Then you wanted your clk variable to act as a 100MHz clock, so you used your prebuilt module clocksynth to create an instance with the output of this module(CLK_OUT_100MHz) receiving the clk variable you declared (in practice I will also have to set the clk variable to match with a physical pin on the XDC file) (question: why do these instances need names? maybe to use them as input parameters to another module DELETE THIS AND GOOGLE INSTEAD - answer according to google: we can have multiple instance of same module in the same program).
Then you instantiated your finite state machine that receives the 100MHz clock and an output pin. This is all, as the name suggests toplevel and there isn't really a lot of logic displayed here (but that's the beauty of it, isn't it?) also it's very reminiscent of OOP in a way.
As for the my_first_fsm module, well here the logic hides.
you created a module that receives a clk (should be a 100MHz clock in our case) as input and an output which is the finite state machine output.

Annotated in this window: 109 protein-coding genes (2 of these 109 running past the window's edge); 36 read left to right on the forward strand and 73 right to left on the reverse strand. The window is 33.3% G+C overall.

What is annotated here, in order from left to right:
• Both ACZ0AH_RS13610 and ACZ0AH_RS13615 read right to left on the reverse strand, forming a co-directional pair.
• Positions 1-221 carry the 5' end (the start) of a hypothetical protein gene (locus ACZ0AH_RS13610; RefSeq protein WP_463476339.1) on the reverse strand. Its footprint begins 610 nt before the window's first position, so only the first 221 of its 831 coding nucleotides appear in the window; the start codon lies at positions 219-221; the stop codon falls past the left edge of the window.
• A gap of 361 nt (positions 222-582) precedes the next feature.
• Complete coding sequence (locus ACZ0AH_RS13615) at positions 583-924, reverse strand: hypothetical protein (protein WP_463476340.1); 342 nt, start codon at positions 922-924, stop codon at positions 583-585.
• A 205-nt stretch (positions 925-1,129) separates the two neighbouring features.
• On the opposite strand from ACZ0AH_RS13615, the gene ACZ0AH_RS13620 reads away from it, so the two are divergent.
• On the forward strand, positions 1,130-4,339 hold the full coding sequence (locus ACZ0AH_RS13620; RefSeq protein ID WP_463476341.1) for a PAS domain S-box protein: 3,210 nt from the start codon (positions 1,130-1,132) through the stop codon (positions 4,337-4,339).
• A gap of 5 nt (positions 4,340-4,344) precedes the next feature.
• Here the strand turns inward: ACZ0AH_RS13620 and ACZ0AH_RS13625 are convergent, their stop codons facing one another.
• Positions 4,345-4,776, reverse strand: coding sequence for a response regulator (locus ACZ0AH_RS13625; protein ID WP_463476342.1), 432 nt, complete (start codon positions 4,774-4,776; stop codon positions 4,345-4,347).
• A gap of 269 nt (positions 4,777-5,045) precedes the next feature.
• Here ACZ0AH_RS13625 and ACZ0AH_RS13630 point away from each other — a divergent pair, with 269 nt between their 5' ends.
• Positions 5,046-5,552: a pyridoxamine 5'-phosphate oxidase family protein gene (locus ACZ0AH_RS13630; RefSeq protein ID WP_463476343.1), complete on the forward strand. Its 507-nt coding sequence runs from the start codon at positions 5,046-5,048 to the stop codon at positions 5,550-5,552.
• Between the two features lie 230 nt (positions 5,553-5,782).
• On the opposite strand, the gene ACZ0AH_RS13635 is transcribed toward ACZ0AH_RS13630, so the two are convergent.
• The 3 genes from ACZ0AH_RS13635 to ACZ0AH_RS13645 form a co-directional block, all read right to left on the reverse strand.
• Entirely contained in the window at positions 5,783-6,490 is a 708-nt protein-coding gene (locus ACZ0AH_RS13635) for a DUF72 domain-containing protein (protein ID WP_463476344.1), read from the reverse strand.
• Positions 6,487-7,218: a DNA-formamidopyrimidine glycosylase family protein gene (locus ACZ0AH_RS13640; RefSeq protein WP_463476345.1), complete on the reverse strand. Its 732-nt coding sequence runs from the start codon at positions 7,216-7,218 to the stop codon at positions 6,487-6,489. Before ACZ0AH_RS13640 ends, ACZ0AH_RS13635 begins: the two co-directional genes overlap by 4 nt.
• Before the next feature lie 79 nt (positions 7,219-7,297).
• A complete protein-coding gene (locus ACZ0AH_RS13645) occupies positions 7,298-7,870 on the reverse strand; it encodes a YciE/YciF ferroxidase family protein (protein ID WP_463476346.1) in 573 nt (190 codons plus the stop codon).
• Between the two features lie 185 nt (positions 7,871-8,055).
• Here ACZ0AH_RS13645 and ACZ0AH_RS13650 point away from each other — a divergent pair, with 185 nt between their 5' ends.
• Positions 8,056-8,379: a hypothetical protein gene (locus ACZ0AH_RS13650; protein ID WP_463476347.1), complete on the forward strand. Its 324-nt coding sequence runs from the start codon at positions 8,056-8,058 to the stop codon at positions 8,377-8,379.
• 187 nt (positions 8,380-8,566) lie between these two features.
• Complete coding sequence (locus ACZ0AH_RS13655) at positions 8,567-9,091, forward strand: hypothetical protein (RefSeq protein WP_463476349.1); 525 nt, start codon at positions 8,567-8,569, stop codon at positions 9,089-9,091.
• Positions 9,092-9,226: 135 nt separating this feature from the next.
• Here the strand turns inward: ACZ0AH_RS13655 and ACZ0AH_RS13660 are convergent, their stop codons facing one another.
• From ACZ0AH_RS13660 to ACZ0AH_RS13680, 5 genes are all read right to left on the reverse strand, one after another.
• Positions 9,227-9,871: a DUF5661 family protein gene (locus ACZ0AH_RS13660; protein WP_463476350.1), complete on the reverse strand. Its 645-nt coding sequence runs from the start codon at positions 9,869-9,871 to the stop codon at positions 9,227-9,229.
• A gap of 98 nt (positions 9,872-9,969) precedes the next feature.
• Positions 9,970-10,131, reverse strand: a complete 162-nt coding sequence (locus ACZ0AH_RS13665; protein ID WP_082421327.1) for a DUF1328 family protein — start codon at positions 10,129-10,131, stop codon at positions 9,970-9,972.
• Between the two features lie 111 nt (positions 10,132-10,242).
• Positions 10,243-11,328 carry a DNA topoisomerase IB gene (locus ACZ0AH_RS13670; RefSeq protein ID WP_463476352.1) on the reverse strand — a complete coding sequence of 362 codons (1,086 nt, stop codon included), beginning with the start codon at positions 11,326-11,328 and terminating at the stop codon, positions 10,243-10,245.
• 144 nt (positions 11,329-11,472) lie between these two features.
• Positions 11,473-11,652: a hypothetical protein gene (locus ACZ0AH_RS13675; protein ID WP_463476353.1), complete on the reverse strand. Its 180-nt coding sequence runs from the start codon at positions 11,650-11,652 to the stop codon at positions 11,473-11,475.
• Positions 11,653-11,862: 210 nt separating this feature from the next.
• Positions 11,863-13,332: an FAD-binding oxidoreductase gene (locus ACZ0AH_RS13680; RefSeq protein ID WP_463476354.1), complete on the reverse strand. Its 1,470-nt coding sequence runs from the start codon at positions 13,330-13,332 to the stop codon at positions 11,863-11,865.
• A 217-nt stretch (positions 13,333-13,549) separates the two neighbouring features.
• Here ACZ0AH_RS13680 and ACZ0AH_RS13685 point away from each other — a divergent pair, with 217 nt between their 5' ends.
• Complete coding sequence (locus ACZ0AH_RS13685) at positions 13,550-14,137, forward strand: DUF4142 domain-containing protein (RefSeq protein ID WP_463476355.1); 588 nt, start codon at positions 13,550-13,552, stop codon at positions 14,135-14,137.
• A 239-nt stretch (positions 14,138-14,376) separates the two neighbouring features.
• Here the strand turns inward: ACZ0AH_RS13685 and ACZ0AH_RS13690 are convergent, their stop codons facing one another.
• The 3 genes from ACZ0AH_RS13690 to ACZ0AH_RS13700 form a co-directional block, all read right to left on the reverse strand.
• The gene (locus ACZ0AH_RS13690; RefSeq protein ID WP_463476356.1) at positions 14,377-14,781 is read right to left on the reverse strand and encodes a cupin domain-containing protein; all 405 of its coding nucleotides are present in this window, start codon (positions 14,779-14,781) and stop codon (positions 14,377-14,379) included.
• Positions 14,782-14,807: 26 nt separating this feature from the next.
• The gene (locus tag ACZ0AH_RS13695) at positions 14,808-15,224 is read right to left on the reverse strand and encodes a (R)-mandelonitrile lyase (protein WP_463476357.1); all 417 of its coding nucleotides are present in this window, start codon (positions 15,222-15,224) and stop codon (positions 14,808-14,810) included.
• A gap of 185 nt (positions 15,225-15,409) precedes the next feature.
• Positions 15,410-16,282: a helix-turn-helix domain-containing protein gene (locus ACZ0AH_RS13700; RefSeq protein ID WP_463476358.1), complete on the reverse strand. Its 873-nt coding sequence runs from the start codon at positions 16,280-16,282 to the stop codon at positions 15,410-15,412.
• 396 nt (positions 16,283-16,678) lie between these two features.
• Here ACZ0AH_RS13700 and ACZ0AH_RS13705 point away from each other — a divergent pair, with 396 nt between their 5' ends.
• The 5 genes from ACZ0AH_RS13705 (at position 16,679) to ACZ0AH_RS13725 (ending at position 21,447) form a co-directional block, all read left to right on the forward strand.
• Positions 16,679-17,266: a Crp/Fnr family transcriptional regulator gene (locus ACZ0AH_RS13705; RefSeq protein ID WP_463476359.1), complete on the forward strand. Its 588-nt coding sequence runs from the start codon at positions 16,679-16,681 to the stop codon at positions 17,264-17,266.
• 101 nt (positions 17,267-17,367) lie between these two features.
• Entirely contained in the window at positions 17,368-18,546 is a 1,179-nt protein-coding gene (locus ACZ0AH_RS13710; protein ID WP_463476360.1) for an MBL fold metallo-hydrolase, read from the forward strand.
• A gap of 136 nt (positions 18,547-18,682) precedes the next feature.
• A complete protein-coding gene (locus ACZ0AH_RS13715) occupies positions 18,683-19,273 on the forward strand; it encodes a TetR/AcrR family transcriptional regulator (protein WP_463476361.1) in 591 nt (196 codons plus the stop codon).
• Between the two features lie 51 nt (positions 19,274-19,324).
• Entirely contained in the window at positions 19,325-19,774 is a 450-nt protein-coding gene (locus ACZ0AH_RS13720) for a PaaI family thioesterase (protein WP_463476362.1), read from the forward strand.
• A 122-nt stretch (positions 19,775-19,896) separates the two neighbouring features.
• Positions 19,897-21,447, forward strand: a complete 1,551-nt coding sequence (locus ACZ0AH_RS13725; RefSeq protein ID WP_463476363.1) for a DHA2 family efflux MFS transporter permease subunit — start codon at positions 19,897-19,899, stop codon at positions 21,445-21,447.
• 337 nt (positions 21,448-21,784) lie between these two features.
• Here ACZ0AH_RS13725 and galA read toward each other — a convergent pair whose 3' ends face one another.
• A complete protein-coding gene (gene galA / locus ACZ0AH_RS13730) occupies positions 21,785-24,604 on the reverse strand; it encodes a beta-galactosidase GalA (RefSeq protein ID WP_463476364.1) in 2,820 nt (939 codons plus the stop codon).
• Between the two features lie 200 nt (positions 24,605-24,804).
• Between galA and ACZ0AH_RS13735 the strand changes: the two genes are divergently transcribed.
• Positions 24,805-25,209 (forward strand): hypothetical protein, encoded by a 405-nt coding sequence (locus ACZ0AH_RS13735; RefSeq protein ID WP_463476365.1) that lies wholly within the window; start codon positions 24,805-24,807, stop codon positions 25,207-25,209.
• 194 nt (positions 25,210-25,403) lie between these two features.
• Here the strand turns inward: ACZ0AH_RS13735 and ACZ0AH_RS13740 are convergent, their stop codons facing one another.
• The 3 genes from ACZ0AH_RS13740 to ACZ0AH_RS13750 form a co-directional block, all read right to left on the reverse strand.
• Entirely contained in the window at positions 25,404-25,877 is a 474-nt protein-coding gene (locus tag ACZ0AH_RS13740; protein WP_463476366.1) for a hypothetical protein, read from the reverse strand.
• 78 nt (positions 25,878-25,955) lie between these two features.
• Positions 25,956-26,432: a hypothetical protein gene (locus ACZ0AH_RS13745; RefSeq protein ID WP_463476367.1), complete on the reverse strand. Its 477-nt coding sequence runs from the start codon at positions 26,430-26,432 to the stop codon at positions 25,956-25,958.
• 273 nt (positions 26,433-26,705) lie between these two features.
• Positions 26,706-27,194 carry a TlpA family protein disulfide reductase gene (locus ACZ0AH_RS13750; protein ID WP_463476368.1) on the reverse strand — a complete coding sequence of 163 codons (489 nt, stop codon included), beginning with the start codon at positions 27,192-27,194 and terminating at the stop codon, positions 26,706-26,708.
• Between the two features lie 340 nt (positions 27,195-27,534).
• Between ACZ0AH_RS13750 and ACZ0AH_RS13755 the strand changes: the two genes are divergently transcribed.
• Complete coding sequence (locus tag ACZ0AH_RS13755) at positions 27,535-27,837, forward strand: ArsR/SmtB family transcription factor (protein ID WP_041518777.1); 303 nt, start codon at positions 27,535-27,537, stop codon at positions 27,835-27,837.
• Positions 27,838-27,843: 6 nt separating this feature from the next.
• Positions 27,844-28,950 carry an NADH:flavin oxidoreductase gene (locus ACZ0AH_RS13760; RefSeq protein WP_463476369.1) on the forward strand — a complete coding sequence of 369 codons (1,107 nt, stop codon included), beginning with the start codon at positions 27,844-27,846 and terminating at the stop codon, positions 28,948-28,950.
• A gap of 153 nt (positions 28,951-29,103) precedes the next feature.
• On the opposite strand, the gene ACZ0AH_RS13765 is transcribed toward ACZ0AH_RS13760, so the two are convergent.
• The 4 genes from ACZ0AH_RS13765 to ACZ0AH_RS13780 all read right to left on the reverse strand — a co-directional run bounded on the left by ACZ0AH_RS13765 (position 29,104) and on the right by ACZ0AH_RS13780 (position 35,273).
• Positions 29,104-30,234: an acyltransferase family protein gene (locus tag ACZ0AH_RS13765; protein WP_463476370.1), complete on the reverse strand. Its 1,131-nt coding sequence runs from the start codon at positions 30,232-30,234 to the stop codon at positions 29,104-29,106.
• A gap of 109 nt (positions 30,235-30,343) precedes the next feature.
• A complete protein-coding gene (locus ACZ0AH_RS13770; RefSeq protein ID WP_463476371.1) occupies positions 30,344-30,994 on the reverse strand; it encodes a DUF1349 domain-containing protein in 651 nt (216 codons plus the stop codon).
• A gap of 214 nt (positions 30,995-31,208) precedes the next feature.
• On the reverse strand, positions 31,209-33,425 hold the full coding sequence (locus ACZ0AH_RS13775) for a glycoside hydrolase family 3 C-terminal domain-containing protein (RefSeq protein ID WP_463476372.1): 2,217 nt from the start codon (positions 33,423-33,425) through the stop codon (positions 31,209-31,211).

you now created 2 registers "variables" and you made them a register since you want them to act like memory, you want to be able to store information on these variables.
you created a "vector" of size 4 bits that uses address 0 through 3 inclusive and assigned it to 0 (I think you should write it like this if you want to be more explicit:

reg [3:0] r_counter = 4'b0000;
reg [3:0] r_counter = 4'b0;

I think the latter is a bit cleaner. And I think the leftmost number (before the ' symbol) represents the number of bits (we need 4 in our case since were using 0 through 3).
Then, after the ' symbol, you specify which base you want to use (nothing or d for decimal, b for binary and so on)
in short: <size>'<radix><value>
). You gave it a size of 4 bits since you want to be able to store integers from 0 to 9 and while 3 bits won't suffice (2^3 -1 = 7<=9). 4 on the other hand will (2^4 -1 = 15>=9).